The IRS has released proposed regulations that would shut down some suggested workarounds for the new $10,000 limit on the deductibility of state and local taxes (SALT). The new guidance would close the door on a strategy offered by some states to circumvent the deduction limit by attempting to turn the taxes paid into charitable contributions not subject to the same cap.
Historically, if you itemized deductions on your federal income tax return, you could generally claim a deduction for taxes paid to state and local governments, including income and property taxes (or sales tax in lieu of income tax). For 2018 to 2025, the deduction for state and local taxes is limited to $10,000 ($5,000 for married taxpayers filing separate returns).
Some high-tax states have proposed potential workarounds to the new federal limit on the deduction for state and local taxes, including:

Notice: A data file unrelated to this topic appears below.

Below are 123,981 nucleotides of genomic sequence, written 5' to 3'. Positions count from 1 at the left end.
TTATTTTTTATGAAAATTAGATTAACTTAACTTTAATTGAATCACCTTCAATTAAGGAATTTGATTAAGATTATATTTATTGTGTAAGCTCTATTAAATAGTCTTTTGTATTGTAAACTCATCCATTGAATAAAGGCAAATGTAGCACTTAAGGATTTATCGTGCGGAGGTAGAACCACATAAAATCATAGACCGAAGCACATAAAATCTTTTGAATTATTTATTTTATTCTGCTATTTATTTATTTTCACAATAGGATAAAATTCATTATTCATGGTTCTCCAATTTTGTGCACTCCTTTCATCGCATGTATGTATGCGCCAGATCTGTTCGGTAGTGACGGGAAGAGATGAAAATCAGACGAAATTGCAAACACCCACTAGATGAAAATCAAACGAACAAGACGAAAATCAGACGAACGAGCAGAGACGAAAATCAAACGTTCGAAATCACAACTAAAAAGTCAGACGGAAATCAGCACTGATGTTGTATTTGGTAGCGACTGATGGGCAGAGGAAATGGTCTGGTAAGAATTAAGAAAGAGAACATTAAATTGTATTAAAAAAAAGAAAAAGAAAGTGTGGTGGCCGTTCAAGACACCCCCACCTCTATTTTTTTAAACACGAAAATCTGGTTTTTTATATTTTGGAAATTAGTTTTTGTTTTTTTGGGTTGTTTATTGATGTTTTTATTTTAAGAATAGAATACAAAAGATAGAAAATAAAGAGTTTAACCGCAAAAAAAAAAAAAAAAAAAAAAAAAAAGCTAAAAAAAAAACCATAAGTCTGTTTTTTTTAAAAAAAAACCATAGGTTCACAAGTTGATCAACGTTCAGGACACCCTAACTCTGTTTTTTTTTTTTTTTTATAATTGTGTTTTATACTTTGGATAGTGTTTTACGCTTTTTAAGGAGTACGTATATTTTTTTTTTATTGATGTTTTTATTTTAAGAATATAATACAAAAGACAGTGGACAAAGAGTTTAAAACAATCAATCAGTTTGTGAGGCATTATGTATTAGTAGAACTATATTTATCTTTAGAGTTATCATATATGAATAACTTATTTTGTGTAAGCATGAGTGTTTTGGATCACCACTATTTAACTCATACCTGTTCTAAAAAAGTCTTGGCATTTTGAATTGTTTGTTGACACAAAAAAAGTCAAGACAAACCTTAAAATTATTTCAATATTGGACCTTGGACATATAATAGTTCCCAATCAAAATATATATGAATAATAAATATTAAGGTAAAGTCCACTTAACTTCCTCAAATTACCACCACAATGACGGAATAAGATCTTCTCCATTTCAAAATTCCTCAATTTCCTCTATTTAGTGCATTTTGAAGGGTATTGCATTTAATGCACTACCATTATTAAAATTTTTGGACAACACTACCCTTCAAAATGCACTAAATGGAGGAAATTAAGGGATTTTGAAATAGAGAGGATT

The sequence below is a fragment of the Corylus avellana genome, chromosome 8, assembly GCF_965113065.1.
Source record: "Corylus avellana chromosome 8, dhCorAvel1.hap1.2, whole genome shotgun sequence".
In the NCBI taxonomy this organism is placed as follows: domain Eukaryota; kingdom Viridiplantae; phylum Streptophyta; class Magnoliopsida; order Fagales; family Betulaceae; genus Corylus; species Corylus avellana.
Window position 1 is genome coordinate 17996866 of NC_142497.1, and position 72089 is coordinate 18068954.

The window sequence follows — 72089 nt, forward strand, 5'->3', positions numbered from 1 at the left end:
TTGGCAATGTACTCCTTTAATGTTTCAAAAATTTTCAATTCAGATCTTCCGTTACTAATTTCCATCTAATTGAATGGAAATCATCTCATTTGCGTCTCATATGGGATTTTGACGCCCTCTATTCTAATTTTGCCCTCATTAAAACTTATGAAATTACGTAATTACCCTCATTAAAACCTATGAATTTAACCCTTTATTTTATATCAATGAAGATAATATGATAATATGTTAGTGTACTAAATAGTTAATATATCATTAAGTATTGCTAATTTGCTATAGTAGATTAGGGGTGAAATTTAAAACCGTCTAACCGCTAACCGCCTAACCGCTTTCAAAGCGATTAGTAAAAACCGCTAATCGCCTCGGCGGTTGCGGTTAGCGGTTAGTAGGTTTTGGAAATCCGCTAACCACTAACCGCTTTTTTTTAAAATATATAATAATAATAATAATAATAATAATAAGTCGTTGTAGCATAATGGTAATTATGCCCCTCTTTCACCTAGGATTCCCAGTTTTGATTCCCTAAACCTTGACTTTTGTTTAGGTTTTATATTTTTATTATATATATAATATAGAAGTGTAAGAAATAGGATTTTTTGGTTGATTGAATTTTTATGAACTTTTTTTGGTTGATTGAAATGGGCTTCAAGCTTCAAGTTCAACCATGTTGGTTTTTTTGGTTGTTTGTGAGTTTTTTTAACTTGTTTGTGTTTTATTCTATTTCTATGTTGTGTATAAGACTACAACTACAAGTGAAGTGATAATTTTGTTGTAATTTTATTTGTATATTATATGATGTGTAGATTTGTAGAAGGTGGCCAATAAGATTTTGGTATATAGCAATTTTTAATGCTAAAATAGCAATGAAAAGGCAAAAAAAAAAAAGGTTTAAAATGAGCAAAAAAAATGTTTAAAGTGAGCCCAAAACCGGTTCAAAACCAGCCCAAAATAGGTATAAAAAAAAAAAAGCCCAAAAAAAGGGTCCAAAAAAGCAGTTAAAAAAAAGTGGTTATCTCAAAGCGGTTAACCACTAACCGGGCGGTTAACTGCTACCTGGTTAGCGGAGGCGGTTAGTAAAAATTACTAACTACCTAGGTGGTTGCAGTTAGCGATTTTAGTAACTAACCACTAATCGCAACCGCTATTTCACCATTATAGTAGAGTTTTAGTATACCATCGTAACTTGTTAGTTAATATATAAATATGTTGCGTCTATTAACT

The proposed regulations address only the concept of trying to reposition payment of state taxes as charitable contributions.
The proposed IRS regulations would restrict the charitable deduction workaround by:
The proposed regulations have an effective date for amounts paid and property transferred after August 27, 2018.
An individual makes a payment of $1,000 to a charity. In exchange for the payment, the individual is entitled to a state tax credit of 70% of the payment. The federal charitable deduction is reduced by $700 ($1,000 x 70%) to $300.
An individual contributes a painting worth $100,000 to a charity. In exchange for the contribution, the individual is entitled to a state tax credit of 15% of the fair market value of the property. The federal charitable deduction is not reduced because the credit does not exceed 15%.
An individual makes a payment of $1,000 to a charity. In exchange for the payment, the individual is entitled to a state tax deduction equal to the amount of the payment. The federal charitable deduction is not reduced because the deduction does not exceed the amount of the payment.
Whether or not these limits based on state or local tax credits or deductions apply, the amount of your charitable deduction may be limited to certain percentages of your adjusted gross income, depending on the type of charity and the property contributed.